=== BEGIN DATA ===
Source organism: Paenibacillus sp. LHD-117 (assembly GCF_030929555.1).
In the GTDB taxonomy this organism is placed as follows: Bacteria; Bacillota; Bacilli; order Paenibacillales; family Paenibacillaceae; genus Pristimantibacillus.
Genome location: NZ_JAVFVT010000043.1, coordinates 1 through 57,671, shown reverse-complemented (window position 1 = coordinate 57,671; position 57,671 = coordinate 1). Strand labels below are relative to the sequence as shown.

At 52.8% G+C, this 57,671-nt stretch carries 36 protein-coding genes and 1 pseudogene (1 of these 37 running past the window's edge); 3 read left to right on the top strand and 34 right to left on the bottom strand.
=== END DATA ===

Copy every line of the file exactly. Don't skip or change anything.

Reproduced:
Source organism: Paenibacillus sp. LHD-117 (assembly GCF_030929555.1).
In the GTDB taxonomy this organism is placed as follows: Bacteria; Bacillota; Bacilli; order Paenibacillales; family Paenibacillaceae; genus Pristimantibacillus.
Genome location: NZ_JAVFVT010000043.1, coordinates 1 through 57,671, shown reverse-complemented (window position 1 = coordinate 57,671; position 57,671 = coordinate 1). Strand labels below are relative to the sequence as shown.

At 52.8% G+C, this 57,671-nt stretch carries 36 protein-coding genes and 1 pseudogene (1 of these 37 running past the window's edge); 3 read left to right on the top strand and 34 right to left on the bottom strand.